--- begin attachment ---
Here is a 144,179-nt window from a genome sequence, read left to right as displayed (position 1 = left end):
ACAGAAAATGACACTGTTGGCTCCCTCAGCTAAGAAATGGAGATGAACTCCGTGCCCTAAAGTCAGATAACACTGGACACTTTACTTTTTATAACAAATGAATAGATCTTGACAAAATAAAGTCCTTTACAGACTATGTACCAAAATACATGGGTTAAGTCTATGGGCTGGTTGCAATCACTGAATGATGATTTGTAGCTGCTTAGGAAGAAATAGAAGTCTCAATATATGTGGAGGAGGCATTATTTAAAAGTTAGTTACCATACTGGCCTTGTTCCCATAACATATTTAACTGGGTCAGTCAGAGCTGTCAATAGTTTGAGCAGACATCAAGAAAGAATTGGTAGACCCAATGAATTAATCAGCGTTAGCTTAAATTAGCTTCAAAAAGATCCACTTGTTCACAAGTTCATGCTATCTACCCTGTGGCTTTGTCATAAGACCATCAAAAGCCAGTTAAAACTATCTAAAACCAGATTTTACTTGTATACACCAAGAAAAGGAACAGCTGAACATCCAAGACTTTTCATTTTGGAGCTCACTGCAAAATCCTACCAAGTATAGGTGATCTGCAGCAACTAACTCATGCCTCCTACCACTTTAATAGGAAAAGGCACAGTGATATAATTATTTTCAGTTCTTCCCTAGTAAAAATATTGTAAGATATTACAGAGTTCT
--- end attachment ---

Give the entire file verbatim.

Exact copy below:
Here is a 144,179-nt window from a genome sequence, read left to right as displayed (position 1 = left end):
ACAGAAAATGACACTGTTGGCTCCCTCAGCTAAGAAATGGAGATGAACTCCGTGCCCTAAAGTCAGATAACACTGGACACTTTACTTTTTATAACAAATGAATAGATCTTGACAAAATAAAGTCCTTTACAGACTATGTACCAAAATACATGGGTTAAGTCTATGGGCTGGTTGCAATCACTGAATGATGATTTGTAGCTGCTTAGGAAGAAATAGAAGTCTCAATATATGTGGAGGAGGCATTATTTAAAAGTTAGTTACCATACTGGCCTTGTTCCCATAACATATTTAACTGGGTCAGTCAGAGCTGTCAATAGTTTGAGCAGACATCAAGAAAGAATTGGTAGACCCAATGAATTAATCAGCGTTAGCTTAAATTAGCTTCAAAAAGATCCACTTGTTCACAAGTTCATGCTATCTACCCTGTGGCTTTGTCATAAGACCATCAAAAGCCAGTTAAAACTATCTAAAACCAGATTTTACTTGTATACACCAAGAAAAGGAACAGCTGAACATCCAAGACTTTTCATTTTGGAGCTCACTGCAAAATCCTACCAAGTATAGGTGATCTGCAGCAACTAACTCATGCCTCCTACCACTTTAATAGGAAAAGGCACAGTGATATAATTATTTTCAGTTCTTCCCTAGTAAAAATATTGTAAGATATTACAGAGTTCT